“I learned that everything is possible”: Q+A With Marlene Marder of Kleenex/Liliput
[In celebration of the 10th issue of She Shreds, we will be posting some of our favorite selections from across our print catalog throughout April. The feature was originally published in the second issue of She Shreds Magazine, October 2012 and has been edited for timely accuracy. Subscribe here and receive your copy of She Shreds’ 10th issue when it is released later this month!]
In 1977, the first waves of punk hit the still-quiet scene of Zürich, Switzerland. Early adopters of the genre began to form bands, and within a few years, Kleenex was at the heart of the scene.
And at the center of it all was now-legendary guitarist Marlene Marder. By 1983, the threat of a lawsuit from the corporation that Kleenex’s name was derived from led to a switch to the name Liliput. The three-piece disbanded shortly thereafter, but their underground fan base has continued to spread thanks to their wild, abrasive, funny, and carefree character. Their legacy for paving the way for women in punk lives on today.
She Shreds: How did you start playing with Kleenex/Liliput? Was it difficult to find other women who wanted to play the same style of music you did?
Marlene Marder: It was difficult, but also not, because Kleenex was the only band back then with this style. There were a lot of women playing in sort of blues and soul bands. Even though I liked this kind of music, I didn’t want to play that, neither with guitar nor saxophone. I was looking for something different, which I found with Kleenex.
Before Kleenex you played in a band called the Nasal Boys, but left after they refused to let you play saxophone! What made you switch to guitar?
Kleenex needed a guitar player! I met Klaudia (bassist of Kleenex) at a Nasal Boys concert. The guitarist of Nasal Boys played with Kleenex as a side project. Klaudia invited me to their rehearsing room where I learned the four songs they had on guitar. I went to see the first Kleenex gig, of course. The guitarist was fed up playing four songs over and over again, but the audience went crazy and wanted to hear them all over again. So I asked him for his guitar to replace him and went on stage to join the group. The audience became even crazier, as they were witness of the establishment of the “real” Kleenex.
After you gained attention from Rough Trade, you were able to tour with bands like Bush Tetras and the Raincoats. How did the experience differ from playing back home in Switzerland?
I felt that something really great was going on, and we were a part of it. I also learned that there weren’t, and still aren’t, any borders for music.
What was your favorite experience as a band?
I think it was the good times we spent together, the fun we had, and to be able to make a lot of noise for hours. On tour, it was about sharing a good time with the audience and to be friends with other bands.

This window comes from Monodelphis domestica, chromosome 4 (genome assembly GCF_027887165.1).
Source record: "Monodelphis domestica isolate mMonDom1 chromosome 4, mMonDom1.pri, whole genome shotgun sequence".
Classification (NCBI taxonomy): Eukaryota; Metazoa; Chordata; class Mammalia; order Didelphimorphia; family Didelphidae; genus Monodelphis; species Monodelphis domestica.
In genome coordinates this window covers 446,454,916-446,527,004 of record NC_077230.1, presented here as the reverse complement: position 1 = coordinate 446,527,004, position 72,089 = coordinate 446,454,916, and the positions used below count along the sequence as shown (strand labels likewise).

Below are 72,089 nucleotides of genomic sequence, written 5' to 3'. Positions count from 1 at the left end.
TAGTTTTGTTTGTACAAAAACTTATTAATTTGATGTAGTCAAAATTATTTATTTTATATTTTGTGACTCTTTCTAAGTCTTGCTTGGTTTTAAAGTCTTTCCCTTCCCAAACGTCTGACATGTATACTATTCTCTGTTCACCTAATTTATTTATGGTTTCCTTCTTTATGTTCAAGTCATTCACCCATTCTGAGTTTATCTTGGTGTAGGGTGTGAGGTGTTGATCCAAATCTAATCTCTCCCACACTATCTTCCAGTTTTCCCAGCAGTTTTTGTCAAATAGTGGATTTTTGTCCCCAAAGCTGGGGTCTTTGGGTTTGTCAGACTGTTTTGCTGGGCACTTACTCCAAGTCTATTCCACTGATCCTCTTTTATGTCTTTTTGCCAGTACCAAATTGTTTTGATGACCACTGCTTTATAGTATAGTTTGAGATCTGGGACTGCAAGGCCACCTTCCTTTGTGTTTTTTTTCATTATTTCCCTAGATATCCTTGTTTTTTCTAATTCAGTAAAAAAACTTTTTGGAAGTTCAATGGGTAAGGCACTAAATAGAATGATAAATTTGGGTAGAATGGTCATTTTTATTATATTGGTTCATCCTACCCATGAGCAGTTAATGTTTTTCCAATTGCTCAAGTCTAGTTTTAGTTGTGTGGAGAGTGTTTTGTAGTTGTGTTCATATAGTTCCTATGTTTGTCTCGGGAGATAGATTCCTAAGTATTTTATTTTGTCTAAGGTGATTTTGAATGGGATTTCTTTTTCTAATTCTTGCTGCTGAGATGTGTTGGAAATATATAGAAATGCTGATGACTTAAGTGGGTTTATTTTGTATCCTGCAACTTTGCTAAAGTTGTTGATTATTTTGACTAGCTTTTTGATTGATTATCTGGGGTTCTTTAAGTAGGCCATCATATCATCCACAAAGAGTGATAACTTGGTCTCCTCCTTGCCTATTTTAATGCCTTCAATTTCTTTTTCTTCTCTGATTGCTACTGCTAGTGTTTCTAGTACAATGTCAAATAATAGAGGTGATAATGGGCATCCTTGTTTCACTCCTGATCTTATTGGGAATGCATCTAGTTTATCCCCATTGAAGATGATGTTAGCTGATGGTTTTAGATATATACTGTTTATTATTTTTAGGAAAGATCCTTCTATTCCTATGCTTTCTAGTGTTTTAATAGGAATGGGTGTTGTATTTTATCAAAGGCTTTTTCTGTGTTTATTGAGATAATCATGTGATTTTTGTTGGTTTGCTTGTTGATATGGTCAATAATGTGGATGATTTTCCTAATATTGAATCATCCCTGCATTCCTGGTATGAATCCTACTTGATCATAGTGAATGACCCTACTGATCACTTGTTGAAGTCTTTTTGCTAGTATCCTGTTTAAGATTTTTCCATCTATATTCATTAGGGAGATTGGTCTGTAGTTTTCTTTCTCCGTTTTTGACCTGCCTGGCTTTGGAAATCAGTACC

The staying power of your songwriting has shown itself in the all-time favorites lists of countless guitar players and songwriters. How did you approach writing songs?
We met in our rehearsing room, sometimes with a clear idea of lyrics, maybe something had happened that day. Our surroundings gave a lot of inspiration. Or we just jammed until we thought, “that sounds good, we should keep that for a song!” Sometimes I brought a melody along to show the others. If they liked it we would use it.
After the band broke up, you ran a record store and did some tour booking in Europe. Do you still feel connected to the music scene?
I do feel connected, but I’m not so involved anymore. I watch and enjoy from distance.
In most of the pictures of you playing guitar in your tour diary, you appear to be playing a Fender Stratocaster. What guitar did you like playing then and why? How about amps and pedals?
I always played this Fender. Once I used a Rickenbacker (as second guitar), but it did not fit very well. I had a Peavey Deuce amp. On tour, without my own equipment, I often used a Fender Twin Reverb. There were no pedals with Kleenex/Liliput. With Dangermice, I also played my Fender Stratocaster through a Marshall amp and used a RAT distortion pedal.
What is your favorite setup now?
It is still my Fender Strat with Marshall MS-4. [This guitar is currently on display in an exhibit on electric guitars in the Museum of Communication in Berne, Switzerland.]
You’ve also been an activist for environmental protection, going to college for it and working for the World Wildlife Fund. Do you feel your music is inspired by activism?
I guess our music was inspired by that time, maybe activism, too, art and DIY. We didn’t think much in such terms, we just played. We never ever had the idea that our music would last this long.
What did you learn from playing in a band that you were able to take with you into this career?
I learned that everything is possible.
Kleenex/Liliput was active from 1973 to 1983, but Mississippi Records released a 4xLP box set in 2011 of the band’s collected works. How did you feel about this process and the new generation of interest in the band?
We are very honored and pleased to have this LP box released. Also to have a new generation of listeners who also share the spirit of doing this kind of music or feel free to play whatever they like. We are very happy to still be an inspiration.
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